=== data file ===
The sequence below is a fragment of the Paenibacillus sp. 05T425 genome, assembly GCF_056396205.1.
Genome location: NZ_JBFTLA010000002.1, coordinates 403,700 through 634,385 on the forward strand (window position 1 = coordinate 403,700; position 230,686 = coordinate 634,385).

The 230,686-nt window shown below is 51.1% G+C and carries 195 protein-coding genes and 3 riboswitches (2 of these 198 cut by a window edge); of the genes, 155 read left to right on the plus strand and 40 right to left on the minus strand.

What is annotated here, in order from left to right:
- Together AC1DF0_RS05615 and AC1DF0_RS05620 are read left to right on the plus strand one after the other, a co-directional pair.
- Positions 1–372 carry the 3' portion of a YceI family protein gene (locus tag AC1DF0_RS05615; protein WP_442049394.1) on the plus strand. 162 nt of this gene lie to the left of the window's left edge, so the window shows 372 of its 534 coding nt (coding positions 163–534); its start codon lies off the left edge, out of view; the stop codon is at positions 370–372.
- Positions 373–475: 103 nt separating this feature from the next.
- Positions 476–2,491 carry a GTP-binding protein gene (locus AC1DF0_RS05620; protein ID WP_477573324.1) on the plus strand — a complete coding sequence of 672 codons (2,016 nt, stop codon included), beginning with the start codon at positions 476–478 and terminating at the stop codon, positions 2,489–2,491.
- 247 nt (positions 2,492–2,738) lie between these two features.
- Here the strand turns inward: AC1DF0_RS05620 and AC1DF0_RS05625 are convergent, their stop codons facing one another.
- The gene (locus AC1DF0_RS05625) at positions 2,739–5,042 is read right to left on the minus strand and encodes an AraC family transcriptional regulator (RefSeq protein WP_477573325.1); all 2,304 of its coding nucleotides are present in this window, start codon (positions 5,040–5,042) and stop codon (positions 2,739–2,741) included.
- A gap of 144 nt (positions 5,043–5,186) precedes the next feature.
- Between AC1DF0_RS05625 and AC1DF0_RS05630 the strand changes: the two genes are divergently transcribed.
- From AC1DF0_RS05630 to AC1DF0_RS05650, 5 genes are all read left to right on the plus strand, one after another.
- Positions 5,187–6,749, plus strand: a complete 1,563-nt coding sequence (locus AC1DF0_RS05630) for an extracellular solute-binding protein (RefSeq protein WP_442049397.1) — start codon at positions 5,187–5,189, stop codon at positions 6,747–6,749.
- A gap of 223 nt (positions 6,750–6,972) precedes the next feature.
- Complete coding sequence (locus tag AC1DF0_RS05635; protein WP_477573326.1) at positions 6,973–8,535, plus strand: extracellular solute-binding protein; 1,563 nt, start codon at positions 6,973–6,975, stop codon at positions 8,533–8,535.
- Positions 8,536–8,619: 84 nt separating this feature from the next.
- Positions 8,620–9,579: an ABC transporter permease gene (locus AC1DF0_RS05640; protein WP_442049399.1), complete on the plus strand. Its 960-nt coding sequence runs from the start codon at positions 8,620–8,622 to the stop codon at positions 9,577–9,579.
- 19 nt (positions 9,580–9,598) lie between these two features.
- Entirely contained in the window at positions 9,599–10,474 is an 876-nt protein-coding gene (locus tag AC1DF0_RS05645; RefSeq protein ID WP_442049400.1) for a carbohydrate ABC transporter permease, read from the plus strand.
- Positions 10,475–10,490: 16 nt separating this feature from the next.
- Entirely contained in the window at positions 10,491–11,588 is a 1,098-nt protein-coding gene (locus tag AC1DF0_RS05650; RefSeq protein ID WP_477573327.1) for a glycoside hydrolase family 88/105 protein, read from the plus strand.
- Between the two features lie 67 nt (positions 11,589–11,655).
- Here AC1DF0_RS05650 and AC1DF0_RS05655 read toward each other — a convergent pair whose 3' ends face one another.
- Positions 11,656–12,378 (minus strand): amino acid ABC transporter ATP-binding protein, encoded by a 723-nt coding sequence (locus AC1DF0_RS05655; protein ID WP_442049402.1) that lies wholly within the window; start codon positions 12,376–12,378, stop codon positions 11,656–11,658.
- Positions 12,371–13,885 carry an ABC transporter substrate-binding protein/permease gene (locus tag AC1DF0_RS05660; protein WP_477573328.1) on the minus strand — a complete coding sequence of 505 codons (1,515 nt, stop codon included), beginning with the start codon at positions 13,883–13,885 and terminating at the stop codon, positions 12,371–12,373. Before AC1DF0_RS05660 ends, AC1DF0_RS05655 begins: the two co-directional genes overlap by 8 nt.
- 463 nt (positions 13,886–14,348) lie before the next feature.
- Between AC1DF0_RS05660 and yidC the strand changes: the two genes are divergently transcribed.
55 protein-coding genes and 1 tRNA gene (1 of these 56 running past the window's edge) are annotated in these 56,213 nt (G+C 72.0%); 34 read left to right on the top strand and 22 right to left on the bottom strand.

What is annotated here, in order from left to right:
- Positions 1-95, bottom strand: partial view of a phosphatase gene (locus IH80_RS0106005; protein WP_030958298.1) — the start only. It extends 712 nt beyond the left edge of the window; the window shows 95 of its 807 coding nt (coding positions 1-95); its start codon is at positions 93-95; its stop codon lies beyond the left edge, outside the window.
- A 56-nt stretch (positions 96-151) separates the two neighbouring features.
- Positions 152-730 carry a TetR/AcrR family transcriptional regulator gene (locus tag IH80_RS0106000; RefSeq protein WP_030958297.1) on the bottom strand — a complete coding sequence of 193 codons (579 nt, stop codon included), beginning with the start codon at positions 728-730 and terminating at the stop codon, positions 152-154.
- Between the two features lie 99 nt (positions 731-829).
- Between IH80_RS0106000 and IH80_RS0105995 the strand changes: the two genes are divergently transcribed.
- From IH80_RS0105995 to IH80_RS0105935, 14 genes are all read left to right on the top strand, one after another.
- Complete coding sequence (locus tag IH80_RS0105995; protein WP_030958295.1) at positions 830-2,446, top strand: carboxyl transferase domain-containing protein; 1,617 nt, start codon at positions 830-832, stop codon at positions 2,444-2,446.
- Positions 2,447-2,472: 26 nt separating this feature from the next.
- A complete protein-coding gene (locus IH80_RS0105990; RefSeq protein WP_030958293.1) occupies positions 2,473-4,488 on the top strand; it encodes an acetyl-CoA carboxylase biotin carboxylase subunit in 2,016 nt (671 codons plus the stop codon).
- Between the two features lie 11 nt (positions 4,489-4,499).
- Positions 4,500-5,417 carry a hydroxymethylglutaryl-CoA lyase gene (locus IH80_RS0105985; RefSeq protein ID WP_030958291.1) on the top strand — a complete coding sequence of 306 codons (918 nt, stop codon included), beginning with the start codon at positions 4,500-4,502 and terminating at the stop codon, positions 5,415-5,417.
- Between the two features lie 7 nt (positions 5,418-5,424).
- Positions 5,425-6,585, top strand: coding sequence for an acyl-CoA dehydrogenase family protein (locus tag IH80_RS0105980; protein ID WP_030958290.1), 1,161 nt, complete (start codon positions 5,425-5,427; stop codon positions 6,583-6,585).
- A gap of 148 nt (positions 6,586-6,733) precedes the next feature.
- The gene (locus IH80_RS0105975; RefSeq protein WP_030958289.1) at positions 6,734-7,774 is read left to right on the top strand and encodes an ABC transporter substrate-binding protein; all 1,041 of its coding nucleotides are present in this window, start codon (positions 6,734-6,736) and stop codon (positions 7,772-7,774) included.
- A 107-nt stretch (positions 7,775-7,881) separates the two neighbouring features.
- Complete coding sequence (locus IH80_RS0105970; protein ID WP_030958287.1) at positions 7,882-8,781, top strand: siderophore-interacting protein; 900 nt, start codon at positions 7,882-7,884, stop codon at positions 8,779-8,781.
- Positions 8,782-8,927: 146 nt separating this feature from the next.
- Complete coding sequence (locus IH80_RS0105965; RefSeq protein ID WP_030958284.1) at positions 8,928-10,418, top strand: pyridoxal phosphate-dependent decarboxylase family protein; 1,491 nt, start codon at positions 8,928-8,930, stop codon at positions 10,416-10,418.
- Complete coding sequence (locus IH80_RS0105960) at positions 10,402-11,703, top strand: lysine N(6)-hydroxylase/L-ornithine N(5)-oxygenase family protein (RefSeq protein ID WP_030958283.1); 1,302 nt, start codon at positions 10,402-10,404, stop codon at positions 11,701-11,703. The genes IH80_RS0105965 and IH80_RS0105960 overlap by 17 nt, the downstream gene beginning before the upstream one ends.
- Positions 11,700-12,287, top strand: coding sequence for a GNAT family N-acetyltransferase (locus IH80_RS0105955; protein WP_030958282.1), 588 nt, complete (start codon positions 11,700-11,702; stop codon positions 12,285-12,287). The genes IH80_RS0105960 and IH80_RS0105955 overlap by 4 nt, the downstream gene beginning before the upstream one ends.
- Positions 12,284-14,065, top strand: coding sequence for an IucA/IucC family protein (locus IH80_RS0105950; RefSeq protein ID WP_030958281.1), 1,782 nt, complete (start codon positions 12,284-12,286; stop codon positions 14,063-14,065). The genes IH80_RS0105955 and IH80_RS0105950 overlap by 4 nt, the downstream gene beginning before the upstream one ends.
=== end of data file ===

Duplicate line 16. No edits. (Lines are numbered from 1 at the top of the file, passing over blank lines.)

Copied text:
- A gap of 223 nt (positions 6,750–6,972) precedes the next feature.